Creases form in Andy’s forehead as his eyebrows rise. He expected help with plucking and cleaning the birds, not with butchering. Having never killed a land animal before, I am nervous that I might cause the rooster more pain than necessary. But for the sake of my future farm, I believe this is something I need to learn.
Andy hands me the weapon. The tranquil rooster sees an inverted, lanky, virgin-butcher approaching it with a dagger. I put my left hand around the rooster’s thin neck. His dark red feathers are downy and soft. The bird remains completely motionless despite my contact. The misty rain feels cool on my face and hands.
I position the knife at his neck, take a deep breath, and silently thank him for his life. With full force I slide the knife into his flesh, meeting resistance at the spine. My heart pounds, not wanting him to suffer. I grit my teeth and push the knife though the dense cartilage of his vertebrae. Severing the spine feels like cutting through wet rope.
I let the head fall to the ground and step back from the spewing blood. I expect to feel sadness and grief for having taken an animal’s life. Instead I feel grateful; grateful for the rooster providing food, grateful for Andy giving him a good life, grateful for the opportunity to experience the sacrifice of eating meat.
Once the rooster’s flailing subsides, Andy takes him down and dunks the body in a tub of boiling water on an outdoor propane burner. The drenched bird shrinks instantly as the puffy feathers become heavy and wet. Big raindrops smack my head and shoulders. Andy suggests we complete the process in the kitchen.
We set the birds on the granite island. I glance around the recently built home. There is hardly any furniture or objects, the walls are naked and neutral, and there are no appliances on the countertops. The few objects I notice are intended for the baby on the way. Evidently, Andy and his wife take more interest in their outdoor activities.
I grab a handful of wet feathers and pull. Dark red quills poke out between my fingers. I repeat the motion until the fowl is nearly stripped. Then I tweeze the last stubborn feathers with my thumb and index finger. The bare bird looks nothing like its relatives at the grocery store. It’s lean and covered with dark fuzz from the downy feather shards that won’t wash off.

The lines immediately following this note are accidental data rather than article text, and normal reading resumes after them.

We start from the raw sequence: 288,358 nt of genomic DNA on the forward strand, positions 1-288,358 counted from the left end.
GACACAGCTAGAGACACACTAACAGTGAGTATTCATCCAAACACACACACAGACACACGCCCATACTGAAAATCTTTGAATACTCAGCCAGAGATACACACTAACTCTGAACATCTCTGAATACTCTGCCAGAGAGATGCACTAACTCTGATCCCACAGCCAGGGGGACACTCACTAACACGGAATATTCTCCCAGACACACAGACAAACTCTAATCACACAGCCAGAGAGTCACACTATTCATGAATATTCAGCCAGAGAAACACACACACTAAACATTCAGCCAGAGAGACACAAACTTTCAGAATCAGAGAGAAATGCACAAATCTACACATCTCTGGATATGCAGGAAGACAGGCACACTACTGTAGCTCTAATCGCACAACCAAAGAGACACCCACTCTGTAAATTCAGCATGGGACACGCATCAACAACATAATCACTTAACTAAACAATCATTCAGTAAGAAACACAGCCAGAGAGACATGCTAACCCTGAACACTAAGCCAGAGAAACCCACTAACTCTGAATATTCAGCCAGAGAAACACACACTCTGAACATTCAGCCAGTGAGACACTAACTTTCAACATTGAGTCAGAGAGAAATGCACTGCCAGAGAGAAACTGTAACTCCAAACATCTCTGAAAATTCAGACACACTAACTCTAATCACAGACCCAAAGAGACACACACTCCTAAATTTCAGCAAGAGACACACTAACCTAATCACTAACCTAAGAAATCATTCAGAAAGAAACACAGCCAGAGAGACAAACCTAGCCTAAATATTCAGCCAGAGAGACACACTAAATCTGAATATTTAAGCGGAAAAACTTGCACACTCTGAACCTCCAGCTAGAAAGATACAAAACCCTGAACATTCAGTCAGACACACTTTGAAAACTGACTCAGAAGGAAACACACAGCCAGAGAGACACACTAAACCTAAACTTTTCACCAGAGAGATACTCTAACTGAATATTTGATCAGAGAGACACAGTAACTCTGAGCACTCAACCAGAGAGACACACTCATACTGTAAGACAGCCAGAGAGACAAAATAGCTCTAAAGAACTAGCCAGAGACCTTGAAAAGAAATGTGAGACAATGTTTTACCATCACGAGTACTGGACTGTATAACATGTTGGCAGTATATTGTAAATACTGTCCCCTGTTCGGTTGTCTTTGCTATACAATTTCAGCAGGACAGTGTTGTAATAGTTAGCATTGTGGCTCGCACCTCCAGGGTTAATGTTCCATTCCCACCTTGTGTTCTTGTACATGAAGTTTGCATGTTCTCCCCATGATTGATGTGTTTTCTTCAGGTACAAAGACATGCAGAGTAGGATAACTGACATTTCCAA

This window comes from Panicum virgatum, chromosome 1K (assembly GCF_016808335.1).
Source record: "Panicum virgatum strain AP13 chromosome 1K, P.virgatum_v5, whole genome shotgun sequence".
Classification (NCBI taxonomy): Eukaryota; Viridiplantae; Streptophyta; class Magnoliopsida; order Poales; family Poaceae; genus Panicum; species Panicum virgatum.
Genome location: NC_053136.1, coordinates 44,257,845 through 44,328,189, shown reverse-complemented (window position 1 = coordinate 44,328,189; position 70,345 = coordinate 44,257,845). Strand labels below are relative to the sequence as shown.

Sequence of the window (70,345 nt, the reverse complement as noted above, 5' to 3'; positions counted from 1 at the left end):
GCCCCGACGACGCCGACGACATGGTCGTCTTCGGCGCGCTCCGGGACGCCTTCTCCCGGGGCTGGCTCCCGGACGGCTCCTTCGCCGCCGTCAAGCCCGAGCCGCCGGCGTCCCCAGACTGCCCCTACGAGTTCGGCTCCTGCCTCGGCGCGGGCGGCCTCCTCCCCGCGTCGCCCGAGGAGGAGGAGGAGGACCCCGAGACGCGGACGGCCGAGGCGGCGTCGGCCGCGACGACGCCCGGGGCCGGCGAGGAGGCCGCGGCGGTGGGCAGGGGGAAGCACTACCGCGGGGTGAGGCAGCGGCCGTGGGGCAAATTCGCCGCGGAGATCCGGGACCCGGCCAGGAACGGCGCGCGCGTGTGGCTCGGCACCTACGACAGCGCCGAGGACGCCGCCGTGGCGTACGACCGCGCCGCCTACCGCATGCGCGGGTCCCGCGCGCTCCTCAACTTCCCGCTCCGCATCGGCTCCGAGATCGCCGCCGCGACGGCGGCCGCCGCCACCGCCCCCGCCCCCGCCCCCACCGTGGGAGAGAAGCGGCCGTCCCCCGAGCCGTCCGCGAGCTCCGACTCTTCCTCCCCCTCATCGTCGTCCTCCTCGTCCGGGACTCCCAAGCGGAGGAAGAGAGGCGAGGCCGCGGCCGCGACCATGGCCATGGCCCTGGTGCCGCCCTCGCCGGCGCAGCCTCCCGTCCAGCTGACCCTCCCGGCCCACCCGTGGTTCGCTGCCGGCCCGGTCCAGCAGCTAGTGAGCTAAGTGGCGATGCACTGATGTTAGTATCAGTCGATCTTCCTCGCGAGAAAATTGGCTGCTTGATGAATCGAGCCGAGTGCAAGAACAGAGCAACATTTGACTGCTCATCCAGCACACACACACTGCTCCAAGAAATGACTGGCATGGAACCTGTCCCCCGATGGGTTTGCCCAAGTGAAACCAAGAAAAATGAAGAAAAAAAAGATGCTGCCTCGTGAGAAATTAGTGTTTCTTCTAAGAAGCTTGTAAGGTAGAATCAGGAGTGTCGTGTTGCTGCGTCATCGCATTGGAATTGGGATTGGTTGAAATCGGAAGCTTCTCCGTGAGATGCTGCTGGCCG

Andy shows me how to delicately cut around the anus and loosen the entrails. The greenish ribbons of intestine fall from the cavity. The guts reek, not surprisingly, like chicken shit. Andy’s hand disappears in the carcass and comes out with tiny organs. With Andy’s guidance it’s my turn to eviscerate a chicken.
The warmth of the carcass is startling, having always handled meat straight from the refrigerator. The firm folds of intestines come out easily. My fingertips probe to detach the dense and slippery kidneys. I penetrate the thin diaphragm to remove the spongy lungs and almond sized heart. The esophagus, slick and membranous, separates from the body with the force required to unplug a toaster. I rinse the hollow carcass, put it in a bag, and drive home.
Back in the city I roast the rooster and baste him with Amish butter, rosemary, and garlic. I purée the cooked heart, liver and gizzard with cream, shallots and sherry and enjoy the bold and pungent flavor of the pâté on a baguette. I eat my meal slowly, letting each bite linger in my mouth, appreciating the full flavor his life provided. The meat is moist and rich from his diet of sunflower seeds and insects. The leftovers of the chicken become fragrant stock with onions and carrots from farmer friends, Jane and Jeff, and herbs from my garden. I have never felt more connected to my dinner.
--Christina Szalinski
First published in The Inquisitive Eater.  Used with permission of The Inquisitive Eater.